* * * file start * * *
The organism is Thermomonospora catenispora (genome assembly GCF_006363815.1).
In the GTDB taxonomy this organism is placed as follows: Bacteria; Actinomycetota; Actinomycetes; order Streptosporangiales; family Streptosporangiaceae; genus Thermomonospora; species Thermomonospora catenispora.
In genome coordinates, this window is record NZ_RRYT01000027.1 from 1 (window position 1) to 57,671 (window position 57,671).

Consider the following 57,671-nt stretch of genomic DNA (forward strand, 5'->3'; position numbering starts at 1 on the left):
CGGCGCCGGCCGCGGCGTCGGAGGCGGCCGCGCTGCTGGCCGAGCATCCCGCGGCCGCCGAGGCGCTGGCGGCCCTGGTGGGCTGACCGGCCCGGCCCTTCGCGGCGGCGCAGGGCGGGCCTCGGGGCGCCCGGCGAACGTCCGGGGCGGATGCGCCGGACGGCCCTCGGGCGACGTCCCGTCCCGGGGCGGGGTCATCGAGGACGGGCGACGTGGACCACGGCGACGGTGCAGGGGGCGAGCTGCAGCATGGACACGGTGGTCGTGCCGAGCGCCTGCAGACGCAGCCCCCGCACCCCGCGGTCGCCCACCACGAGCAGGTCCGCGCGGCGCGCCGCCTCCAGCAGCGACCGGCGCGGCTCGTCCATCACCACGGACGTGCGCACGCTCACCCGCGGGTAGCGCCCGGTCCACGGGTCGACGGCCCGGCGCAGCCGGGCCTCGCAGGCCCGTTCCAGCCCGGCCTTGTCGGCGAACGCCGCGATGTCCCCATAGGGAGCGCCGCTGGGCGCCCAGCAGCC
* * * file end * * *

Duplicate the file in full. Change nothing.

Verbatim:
The organism is Thermomonospora catenispora (genome assembly GCF_006363815.1).
In the GTDB taxonomy this organism is placed as follows: Bacteria; Actinomycetota; Actinomycetes; order Streptosporangiales; family Streptosporangiaceae; genus Thermomonospora; species Thermomonospora catenispora.
In genome coordinates, this window is record NZ_RRYT01000027.1 from 1 (window position 1) to 57,671 (window position 57,671).

Consider the following 57,671-nt stretch of genomic DNA (forward strand, 5'->3'; position numbering starts at 1 on the left):
CGGCGCCGGCCGCGGCGTCGGAGGCGGCCGCGCTGCTGGCCGAGCATCCCGCGGCCGCCGAGGCGCTGGCGGCCCTGGTGGGCTGACCGGCCCGGCCCTTCGCGGCGGCGCAGGGCGGGCCTCGGGGCGCCCGGCGAACGTCCGGGGCGGATGCGCCGGACGGCCCTCGGGCGACGTCCCGTCCCGGGGCGGGGTCATCGAGGACGGGCGACGTGGACCACGGCGACGGTGCAGGGGGCGAGCTGCAGCATGGACACGGTGGTCGTGCCGAGCGCCTGCAGACGCAGCCCCCGCACCCCGCGGTCGCCCACCACGAGCAGGTCCGCGCGGCGCGCCGCCTCCAGCAGCGACCGGCGCGGCTCGTCCATCACCACGGACGTGCGCACGCTCACCCGCGGGTAGCGCCCGGTCCACGGGTCGACGGCCCGGCGCAGCCGGGCCTCGCAGGCCCGTTCCAGCCCGGCCTTGTCGGCGAACGCCGCGATGTCCCCATAGGGAGCGCCGCTGGGCGCCCAGCAGCC